learning principles and approaches. The mandatory completion of a major designed as a coherent progression of study from first to third year and culminating in a capstone experience, ensures the acquisition of disciplinary depth. Students in the BA are taught by outstanding scholars.
Knowledgeable across disciplines
The Bachelor of Arts offers students majors in 33 areas of study, including 12 languages, and in most cases allows students to complete two majors during the course of their
degree. All BA students will complete two interdisciplinary first-year subjects which offer cross-cultural perspectives on a number of historical and contemporary themes, and each of which has been designed collaboratively by teachers drawn from a number of different disciplines. All BA students will complete 75 points of subjects drawn from other degree programs or elsewhere across the University.
Leaders in communities
The Bachelor of Arts facilitates the development of excellent interpersonal and communication skills through subject content and assessment practices, and through commitment to small-group interactive teaching and learning environments. The provision of research and knowledge transfer opportunities enables the development of public discourse skills and an extensive awareness of community issues and global needs.
Attuned to cultural diversity
The Bachelor of Arts offers students a sustained and detailed education in aspects of cultural diversity and indigeneity. Many of the core discipline areas are concerned specifically and analytically with cultural diversity, from language, area and historical studies, through comparative social science studies, to the explicit study of culture itself. The BA offers an Australian Indigenous Studies major. In addition, all students will be exposed specifically to cross-cultural issues through the first-year teaching program. Many BA students will take advantage of the opportunities for Exchange overseas, and others will undertake on-line international subjects, to provide them with experiences outside their own immediate cultures.
Active global citizens
Bachelor of Arts graduates will be equipped to be active global citizens by virtue of their academic excellence, their inter-disciplinary knowledge, their community leadership capabilities and their cultural awareness.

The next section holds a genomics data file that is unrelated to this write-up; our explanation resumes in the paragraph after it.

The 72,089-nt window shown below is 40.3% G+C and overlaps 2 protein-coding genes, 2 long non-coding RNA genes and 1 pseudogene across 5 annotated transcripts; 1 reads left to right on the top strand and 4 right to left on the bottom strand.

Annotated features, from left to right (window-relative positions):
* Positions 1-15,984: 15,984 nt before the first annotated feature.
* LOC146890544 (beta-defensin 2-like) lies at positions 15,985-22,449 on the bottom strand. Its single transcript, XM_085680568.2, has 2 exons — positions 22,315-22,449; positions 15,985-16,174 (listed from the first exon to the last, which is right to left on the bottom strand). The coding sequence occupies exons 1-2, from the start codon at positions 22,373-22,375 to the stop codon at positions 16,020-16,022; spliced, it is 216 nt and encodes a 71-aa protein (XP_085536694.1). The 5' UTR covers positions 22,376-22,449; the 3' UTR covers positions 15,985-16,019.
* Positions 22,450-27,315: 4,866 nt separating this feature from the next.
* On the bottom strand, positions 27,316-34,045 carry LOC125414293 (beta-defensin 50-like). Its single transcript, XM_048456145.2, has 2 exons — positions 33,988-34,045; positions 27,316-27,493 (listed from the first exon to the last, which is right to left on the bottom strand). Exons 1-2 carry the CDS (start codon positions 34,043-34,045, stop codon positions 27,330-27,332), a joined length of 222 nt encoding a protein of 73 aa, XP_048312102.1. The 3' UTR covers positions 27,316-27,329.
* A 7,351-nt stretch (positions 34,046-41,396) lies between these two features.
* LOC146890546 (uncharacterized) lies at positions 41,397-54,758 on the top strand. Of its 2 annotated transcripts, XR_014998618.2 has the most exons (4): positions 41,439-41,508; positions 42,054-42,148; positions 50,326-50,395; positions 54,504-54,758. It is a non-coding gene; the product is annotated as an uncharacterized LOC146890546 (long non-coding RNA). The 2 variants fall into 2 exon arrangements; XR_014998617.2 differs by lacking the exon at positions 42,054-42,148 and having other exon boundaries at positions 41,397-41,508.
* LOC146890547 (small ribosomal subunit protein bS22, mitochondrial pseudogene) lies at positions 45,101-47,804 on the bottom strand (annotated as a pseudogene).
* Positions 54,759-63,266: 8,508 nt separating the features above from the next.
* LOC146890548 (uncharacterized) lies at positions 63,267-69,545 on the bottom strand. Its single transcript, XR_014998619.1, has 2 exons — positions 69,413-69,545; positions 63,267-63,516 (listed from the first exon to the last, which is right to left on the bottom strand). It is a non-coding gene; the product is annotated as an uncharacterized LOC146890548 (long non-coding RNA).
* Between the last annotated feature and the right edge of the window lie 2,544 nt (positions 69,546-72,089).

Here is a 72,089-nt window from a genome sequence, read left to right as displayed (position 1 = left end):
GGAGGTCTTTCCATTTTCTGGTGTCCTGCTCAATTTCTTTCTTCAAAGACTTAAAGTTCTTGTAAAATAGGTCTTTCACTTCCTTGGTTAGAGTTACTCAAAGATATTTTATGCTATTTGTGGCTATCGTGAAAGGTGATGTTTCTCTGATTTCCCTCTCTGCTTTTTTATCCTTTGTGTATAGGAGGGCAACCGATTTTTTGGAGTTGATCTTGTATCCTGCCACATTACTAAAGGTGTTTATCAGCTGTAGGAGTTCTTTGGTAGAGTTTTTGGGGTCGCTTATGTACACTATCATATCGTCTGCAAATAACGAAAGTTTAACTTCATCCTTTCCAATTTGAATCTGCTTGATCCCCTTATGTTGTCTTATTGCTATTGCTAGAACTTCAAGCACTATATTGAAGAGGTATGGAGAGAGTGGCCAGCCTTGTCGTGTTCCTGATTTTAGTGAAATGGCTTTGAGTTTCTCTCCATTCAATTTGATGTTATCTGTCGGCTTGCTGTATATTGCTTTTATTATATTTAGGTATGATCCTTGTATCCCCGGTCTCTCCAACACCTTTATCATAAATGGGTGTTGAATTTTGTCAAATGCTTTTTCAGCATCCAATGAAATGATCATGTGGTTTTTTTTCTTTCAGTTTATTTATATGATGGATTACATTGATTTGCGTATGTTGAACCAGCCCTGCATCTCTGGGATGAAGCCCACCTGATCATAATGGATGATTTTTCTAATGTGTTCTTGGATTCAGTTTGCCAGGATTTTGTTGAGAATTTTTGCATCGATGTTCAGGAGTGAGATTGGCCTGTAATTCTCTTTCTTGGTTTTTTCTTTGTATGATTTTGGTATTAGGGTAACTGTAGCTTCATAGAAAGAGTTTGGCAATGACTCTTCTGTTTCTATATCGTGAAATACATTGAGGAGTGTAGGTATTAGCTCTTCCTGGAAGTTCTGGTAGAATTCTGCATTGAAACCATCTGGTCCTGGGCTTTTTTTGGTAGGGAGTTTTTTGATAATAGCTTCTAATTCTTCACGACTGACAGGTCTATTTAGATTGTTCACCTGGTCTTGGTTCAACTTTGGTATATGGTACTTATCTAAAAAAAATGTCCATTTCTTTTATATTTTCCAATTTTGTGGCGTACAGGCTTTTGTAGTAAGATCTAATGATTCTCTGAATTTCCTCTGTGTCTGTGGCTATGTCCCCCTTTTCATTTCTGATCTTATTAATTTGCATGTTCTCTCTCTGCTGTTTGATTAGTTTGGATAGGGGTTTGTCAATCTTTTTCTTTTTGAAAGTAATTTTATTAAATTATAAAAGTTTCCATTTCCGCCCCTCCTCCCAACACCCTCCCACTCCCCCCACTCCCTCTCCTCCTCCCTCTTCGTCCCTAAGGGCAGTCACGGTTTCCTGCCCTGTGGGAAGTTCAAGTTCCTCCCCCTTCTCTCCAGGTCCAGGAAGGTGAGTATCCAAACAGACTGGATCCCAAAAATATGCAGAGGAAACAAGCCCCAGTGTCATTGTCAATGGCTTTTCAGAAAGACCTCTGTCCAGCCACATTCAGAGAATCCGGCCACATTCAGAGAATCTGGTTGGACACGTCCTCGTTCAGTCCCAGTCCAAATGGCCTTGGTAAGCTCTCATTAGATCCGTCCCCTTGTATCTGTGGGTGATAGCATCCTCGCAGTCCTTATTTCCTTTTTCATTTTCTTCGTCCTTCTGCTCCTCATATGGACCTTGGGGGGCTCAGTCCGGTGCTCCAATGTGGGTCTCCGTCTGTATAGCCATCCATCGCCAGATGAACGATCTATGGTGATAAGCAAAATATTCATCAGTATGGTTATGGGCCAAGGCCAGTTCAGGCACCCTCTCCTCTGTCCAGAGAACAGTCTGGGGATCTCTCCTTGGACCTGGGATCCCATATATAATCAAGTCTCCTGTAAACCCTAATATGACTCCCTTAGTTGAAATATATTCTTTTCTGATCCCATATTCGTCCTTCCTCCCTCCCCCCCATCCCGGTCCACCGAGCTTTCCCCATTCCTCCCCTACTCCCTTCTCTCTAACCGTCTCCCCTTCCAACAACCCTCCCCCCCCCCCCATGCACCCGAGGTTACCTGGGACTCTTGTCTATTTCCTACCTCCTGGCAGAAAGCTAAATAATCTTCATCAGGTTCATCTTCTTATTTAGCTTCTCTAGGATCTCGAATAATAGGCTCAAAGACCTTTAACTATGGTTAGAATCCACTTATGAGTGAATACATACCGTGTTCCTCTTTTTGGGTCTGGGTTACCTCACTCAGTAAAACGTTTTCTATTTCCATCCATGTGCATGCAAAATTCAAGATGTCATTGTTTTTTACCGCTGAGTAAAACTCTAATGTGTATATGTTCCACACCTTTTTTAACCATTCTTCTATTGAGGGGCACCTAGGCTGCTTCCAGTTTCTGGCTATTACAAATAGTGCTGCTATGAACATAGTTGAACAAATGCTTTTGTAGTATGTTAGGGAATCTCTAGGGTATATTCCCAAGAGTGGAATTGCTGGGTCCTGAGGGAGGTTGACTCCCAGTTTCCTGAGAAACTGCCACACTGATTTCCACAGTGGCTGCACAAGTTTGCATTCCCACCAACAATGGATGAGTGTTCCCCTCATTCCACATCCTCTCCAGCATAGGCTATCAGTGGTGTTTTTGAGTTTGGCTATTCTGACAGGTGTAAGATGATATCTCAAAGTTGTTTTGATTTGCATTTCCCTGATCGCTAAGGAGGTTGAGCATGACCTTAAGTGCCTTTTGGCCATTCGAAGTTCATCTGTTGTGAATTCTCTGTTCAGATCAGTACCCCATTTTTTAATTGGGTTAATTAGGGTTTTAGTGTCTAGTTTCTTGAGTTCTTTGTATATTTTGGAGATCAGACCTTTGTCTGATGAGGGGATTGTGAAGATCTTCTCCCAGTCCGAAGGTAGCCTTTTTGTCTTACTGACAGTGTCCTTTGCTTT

|Generic Skills: ||
Arts students are encouraged to pursue their academic interests and professional aspirations by taking a variety of subjects in a range of different areas of study. All Arts subjects provide students with transferable generic skills that prepare them for further study and the workplace.
As a result of attendance at scheduled classes, participation in planned activities and discussion groups, and timely completion of essays and assignments, Arts graduates should acquire transferable generic skills in the following areas:
through competent use of the library, electronic databases, and other information sources, and the definition of areas of inquiry and methods of research;
critical thinking and analysis
through recommended reading, essay writing and tutorial discussion, and by determining the strength of an argument;
thinking in theoretical terms
through lectures, tutorial discussion, essay writing and engagement in the methodologies of the humanities and social sciences;
through essay writing, creative writing, tutorial discussions and presentations, conceptualising theoretical problems, forming judgements and arguments from conflicting evidence and by critical analysis;
understanding of social, ethical and cultural context
through the contextualisation of judgements, developing a critical self-awareness, being open to new ideas and possibilities and by constructing an argument;
communicating knowledge intelligibly and economically
through essay writing and tutorial and seminar discussion;
through essay preparation and assignment writing;
through tutorial and seminar discussion and class presentations;
attention to detail
through essay preparation and writing, and examination revision;
time management and planning
through managing and organising workloads for recommended reading, essay and assignment completion and examination revision;
through joint projects and group discussions.
|Links to further information: ||http://www.arts.unimelb.edu.au/ |